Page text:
On the other hand, maintaining a high fat intake would spare your muscles from a recurrence of gluconeogenesis. In a keto adaptive stage, high fat consumption can help to increase your power output.
How to Maintain Your Strength on a Keto Diet:
Slightly increase your sodium intake: A ketogenic diet can shift your electrolytes and fluid balance, causing you to lose more water. Also, your body would be flushing out excess ketones through urine, causing deficits in sodium and water. Consider increasing your uptake of the electrolyte to help in water retention. Bone broth and chicken soup are good sources of sodium.
Drink more water: If you are building muscles in keto, you will need to drink not less than three liters of water every day while on a keto diet.
Increase your fat intake: As mentioned earlier, when on the keto diet, your body needs to burn fat for its energy needs. Healthy fat choices you can consider include ghee, olive oil, and fish oil.
Take creatine supplements: Creatine can boost performance and muscle strength for bodybuilders on a ketogenic diet. It helps to synthesize and increase the levels of glycogen in your muscle tissues. Glycogen is the stored form of glucose needed for energy production.
Because of the anti-inflammatory and anti-oxidative abilities of a ketogenic diet, as seen earlier, your muscles’ health may improve. Gradually they will toughen up against fatigue and damage, giving you a chance to exercise even harder for more muscle gain.
A study done on keto-adapted ultra-endurance runners shows that in a keto adaptive stage, one can have a high peak fat oxidation. A 2016 article published in Cell Metabolism revealed that cyclists on a keto diet were able to go further, cycling for longer.
In recent studies, athletes on a keto diet displayed a higher endurance capacity and performance enhancement. This research found that a 12-week keto diet together with a daily treadmill exercise resulted in increased gene expression in markers of fatty acid oxidation. These results show that, indeed, Keto adaptation can be the gateway to higher endurance in physical activity.
How a keto diet improves endurance:
- Improving the power-weight ratio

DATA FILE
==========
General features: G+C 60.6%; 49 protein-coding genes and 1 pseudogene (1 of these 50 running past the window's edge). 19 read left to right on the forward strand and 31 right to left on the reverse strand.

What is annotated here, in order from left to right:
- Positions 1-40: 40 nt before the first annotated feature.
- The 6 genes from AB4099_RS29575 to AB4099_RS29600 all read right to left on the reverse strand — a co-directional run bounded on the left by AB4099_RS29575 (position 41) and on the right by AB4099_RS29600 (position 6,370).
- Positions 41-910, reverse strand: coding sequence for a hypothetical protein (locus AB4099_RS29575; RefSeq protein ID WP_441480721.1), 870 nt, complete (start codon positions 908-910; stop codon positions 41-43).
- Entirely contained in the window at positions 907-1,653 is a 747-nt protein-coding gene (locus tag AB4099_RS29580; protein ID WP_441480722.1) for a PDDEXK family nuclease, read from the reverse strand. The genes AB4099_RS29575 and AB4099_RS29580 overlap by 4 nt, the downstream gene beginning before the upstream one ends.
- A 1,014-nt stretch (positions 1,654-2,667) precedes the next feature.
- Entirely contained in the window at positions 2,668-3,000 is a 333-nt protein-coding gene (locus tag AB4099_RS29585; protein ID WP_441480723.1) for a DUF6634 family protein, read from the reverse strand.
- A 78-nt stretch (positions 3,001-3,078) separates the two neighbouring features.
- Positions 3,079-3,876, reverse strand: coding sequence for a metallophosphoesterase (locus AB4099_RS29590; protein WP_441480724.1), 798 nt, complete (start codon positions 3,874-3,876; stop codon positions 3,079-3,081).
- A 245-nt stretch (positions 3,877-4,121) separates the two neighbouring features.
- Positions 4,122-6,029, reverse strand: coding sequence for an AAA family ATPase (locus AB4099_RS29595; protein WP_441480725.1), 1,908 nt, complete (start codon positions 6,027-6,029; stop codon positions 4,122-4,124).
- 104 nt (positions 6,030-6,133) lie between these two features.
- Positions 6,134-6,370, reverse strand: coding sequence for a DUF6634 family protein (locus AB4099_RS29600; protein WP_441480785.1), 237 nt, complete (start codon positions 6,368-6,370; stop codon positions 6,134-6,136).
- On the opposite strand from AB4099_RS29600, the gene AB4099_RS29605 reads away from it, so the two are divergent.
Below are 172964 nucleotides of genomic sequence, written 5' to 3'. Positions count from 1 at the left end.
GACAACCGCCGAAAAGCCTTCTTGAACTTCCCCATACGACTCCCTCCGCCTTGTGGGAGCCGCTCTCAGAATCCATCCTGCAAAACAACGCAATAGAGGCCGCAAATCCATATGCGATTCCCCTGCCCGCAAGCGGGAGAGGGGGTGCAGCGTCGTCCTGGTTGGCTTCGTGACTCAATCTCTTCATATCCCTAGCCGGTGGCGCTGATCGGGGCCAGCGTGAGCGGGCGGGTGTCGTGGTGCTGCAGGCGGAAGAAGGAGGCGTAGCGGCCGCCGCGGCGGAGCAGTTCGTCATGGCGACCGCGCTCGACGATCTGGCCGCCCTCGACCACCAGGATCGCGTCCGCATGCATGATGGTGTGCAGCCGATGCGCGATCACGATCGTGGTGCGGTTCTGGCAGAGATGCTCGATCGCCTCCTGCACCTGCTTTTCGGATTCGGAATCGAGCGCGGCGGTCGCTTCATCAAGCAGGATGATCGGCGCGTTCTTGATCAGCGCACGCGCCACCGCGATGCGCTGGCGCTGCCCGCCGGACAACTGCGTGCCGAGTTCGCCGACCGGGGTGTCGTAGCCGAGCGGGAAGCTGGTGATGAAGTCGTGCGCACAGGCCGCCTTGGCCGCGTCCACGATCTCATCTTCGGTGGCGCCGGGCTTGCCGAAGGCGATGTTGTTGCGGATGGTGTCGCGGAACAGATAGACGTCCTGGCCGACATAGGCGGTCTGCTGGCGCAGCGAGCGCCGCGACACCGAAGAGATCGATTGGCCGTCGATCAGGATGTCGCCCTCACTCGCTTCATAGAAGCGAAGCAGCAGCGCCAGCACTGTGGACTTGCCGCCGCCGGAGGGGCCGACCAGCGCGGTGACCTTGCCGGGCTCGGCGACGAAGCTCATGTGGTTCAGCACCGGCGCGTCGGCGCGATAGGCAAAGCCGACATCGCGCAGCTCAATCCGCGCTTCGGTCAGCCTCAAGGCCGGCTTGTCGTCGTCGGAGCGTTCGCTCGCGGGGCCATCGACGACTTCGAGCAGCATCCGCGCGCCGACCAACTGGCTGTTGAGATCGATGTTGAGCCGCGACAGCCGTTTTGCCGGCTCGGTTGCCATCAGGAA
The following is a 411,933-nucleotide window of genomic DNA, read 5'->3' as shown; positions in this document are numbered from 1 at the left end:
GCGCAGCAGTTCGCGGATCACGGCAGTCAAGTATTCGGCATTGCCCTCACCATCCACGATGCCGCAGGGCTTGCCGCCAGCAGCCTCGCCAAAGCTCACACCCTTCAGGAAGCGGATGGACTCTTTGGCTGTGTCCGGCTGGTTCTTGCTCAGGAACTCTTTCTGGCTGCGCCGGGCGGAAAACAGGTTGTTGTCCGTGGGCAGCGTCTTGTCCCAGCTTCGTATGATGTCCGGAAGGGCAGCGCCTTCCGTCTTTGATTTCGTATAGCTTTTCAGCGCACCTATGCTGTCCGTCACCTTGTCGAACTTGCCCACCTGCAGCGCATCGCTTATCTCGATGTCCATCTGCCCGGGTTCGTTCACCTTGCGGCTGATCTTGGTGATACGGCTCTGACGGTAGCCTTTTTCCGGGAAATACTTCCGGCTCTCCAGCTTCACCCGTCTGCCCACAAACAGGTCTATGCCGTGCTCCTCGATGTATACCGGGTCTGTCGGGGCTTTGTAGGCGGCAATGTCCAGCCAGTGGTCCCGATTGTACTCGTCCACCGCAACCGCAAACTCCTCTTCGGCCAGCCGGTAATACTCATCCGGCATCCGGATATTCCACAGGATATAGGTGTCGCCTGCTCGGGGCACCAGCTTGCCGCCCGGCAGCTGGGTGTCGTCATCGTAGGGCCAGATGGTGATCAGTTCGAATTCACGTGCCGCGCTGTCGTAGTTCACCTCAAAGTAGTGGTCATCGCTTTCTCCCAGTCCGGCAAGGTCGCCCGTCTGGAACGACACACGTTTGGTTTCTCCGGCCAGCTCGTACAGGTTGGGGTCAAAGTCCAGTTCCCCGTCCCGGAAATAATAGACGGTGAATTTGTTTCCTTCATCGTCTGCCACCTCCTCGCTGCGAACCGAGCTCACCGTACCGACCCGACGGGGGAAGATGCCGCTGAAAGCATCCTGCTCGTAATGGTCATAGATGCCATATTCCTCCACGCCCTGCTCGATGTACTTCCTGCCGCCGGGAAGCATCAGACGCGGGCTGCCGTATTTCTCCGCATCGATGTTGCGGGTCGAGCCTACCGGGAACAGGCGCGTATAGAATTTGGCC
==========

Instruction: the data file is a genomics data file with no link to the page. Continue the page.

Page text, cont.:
- Increasing mitochondrial muscle volume
- Boosting oxygen uptake
- Increasing fat oxidation
Fatigue Prevention and Recovery
When building muscles the leading causes of fatigue include lactate accumulation, oxidative stress, and glycogen depletion. A study on off-road cyclists showed that a 30 Day KD enhanced the lactate threshold of the subjects. It was found that a KD diet helped to reduce lactate build up by 50% half an hour after exercise commencement, as compared to the control group.
Similarly, recent studies show that ketogenic dieting leads to lower lactate accumulation post-endurance training. These studies show that a keto diet can help to overcome fatigue so that you can work twice as hard for bigger muscles.
Another way a keto diet prevents premature fatigue is through muscle glycogen regulation. On a keto diet, you can maintain metabolic flexibility and conserve glycogen, thus minimizing fatigue.
Strength Training on a Keto Diet, how to Preserve Your Energy
Avoid HIIT (high-intensity training): Ketogenic dieters that wish to gain muscle mass should stick to strength training. HIIT requires high bursts of power in a short time and should be therefore be left for carb dieters. To find out more about HIIT you can read our article HITT vs Tabatha.
Listen to your body: Don’t lift heavy weights for long when your body is telling you to stop. Either cut down the loads or take many rests during your workout. Stress and fatigue signs for keto bodybuilders include dizziness and extreme muscle pain.
Cyclical ketosis: To keep up with the energy demands of your bodybuilding routines, consider adopting the cyclical ketogenic diet where you eat a high amount of carbs just once or twice a week. The high carbs will increase your human growth hormone (insulin) for better performance on standard keto days.
As mentioned before this is what the bodybuilders of the golden era of bodybuilding used to do. Normally they would eat a lot of carbs on a Sunday.
Switching to a ketogenic lifestyle doesn’t have to put an end to your bodybuilding ambitions. In fact, it can help you hit your targets much faster, as seen above. A keto lifestyle also improves your health in several immeasurable ways.
Before my operation on my foot, I had reduced my carbs. The first week for me was tough as I used to eat a lot of carbs.
I did notice my energy levels had dropped in the gym, but this drop did not last for long. Also, I was able to drop the inches on my waist whilst maintaining my muscles.
Once my body had gotten used to it consuming all those carbs I started to sleep better, my nose was not permanently blocked and stuffy, I also had more energy. Plus, I was looking better.
Unfortunately, being laid up after my operation has set me back a bit, but I’m raring to go again. If you are interested in Keto then I highly recommend the 28-day Keto Challenge or the 3-week ketogenic diet both of these books are excellent Keto resources.